Preparing Crypto Liquidity For Economic Recovery And Rising Demand

News, Opinion | August 10, 2020 By:

As more countries emerge from lockdown, initial stages of economic recovery are in sight. Ted Quek, chief technology officer of Broctagon Fintech Group, explains how, as trading volumes begin to pick up, the crypto space must adopt liquidity standards similar to those of FX markets, in order to scale new peaks / set new milestones.

12 March 2020 was hailed ‘Black Thursday’ across financial services globally following a dramatic stock market plunge. As the pandemic concerns began to force countries into lockdown, markets became rife with uncertainty.

Since then, the notoriously volatile Bitcoin market has been experiencing unfamiliar periods of stability. In June, Bitcoin volatility hit a 3-month low, with trading volumes slumping. Typically, periods of prolonged stability signify dramatic swings in either direction on the horizon. Following May’s ‘Bitcoin Halving’, many investors are tipping a multi-year bull run to take off towards the end of 2020.

While demand for bitcoin is rising again, liquidity and trading standards remain in question. Within the crypto space, the liquidity technology is not up to scratch and lacks the traditional currency markets’ capabilities to analyse the state of trading venues and place the most opportune orders.

So – as markets start to show glimpses of recovery and more participants enter, how can crypto markets operate as sophisticated as their traditional, FX counterparts?

Aggregating liquidity

Market players – both old and new – will need access to pricing information to generate the best returns on investment. And due to siloed liquidity in the fragmented crypto ecosystem, crypto is plagued with price disparities across exchanges.

To combat this and provide deep liquidity, the crypto space requires more innovative solutions capable of aggregating liquidity and channelling price feeds between exchanges to give investors the best pricing options. What FX markets have mastered, the crypto space certainly lacks. For example, the FX markets have long provided Straight-Through-Processing (STP) liquidity, where interbank liquidity is aggregated using Smart Order Routing (SOR) processes, feeding the same best prices for traders regardless of platform.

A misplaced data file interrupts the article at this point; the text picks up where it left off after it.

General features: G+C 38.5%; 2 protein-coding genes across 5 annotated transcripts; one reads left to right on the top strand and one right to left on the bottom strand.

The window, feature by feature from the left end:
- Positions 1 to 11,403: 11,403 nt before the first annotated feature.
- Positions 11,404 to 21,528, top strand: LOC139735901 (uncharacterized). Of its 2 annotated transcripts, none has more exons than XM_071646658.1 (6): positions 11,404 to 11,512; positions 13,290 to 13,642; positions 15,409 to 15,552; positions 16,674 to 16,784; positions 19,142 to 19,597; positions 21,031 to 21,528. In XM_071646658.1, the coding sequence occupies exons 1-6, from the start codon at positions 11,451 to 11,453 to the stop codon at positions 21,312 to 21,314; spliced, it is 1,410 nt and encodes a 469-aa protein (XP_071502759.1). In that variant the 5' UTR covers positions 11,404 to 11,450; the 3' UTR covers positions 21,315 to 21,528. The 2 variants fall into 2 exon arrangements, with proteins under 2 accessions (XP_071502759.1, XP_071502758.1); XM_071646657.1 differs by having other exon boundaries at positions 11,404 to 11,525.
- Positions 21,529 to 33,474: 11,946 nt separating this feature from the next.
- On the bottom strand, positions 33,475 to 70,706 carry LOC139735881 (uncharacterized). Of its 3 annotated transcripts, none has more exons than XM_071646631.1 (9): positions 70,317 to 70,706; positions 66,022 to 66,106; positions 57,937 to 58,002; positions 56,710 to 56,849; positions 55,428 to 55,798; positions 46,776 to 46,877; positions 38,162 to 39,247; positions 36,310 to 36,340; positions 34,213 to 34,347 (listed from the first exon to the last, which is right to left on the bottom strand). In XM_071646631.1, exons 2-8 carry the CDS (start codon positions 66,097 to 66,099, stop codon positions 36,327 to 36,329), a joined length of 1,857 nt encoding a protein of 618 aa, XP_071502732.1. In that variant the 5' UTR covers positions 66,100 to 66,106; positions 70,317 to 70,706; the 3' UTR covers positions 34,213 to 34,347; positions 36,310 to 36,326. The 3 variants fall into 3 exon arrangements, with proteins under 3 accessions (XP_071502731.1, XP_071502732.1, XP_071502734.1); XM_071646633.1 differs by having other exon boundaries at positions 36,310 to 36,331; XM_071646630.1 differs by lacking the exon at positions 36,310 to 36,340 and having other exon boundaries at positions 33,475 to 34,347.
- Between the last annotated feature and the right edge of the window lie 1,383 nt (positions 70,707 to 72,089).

Therefore, to address the gap in the crypto space, companies are competing to develop technology such as Smart Order Routing (SOR) processes that model those in FX. As a result, this propels the current crypto market into an STP model, where exchanges can have an order book which consolidates the pricing information from grouped top sources of liquidity. With such a model, crypto exchanges can now hedge their risks upstream, as well as consistently provide traders the best prices and tightest spread at any given time.

Such effective, innovative solutions can offer investors real-time price offer quotes, allowing traders to continually make informed decisions that suit their needs amid high market activity.

A level playing field for exchanges

As expected with price disparities, smaller crypto exchanges are stretched more than their larger counterparts. This is because, with a fragmented liquidity landscape, orders are infrequent, and the subsequent price discrepancies make it difficult for them to compete with the likes of Coinbase, Huobi and OKEx.

In traditional markets, economic crises have been known to provoke innovation. For instance, since 2010, fintech giants Monzo and Revolut have famously championed personalising the customer experience (CX) in banking, making a name for themselves causing rippling effects throughout the sector – and they continue to grow.

That said, the crypto space should also need no invitation to innovate as well. In fact the number of crypto exchanges globally is growing. More individuals want to start exchanges and build communities within the space. Not only does this present an opportunity to be part of a decentralised financial environment bigger than oneself, it allows for ownership – a stake in this increasingly popular game.

So, to accommodate those entering and remaining within the growing ecosystem, smaller exchanges could benefit from reinvented liquidity solutions to ensure investor needs are met, allowing them to compete. As with price feeding, trade orders on exchanges can be executed quickly, with limited slippage. This subsequently ensures even the smaller or novel exchanges can immediately achieve market depths comparable to those of larger exchanges.

Looking to the future

Crypto has come a long way from being the latest financial buzzword. Instead, while still in its early stages as an asset class, it’s take further strides towards conventionality. And although financial markets have been rocked considerably in 2020, history has taught us that they have and will always bounce back. Fittingly, Bitcoin has recently exceeded $11,000 USD, reaching its highest point since March. So, as investor demand continues to pick again, a crypto space that can demonstrate sophisticated trading capabilities across exchanges and pricing consistency will be key in retaining participants and driving crypto further towards mainstream acceptance.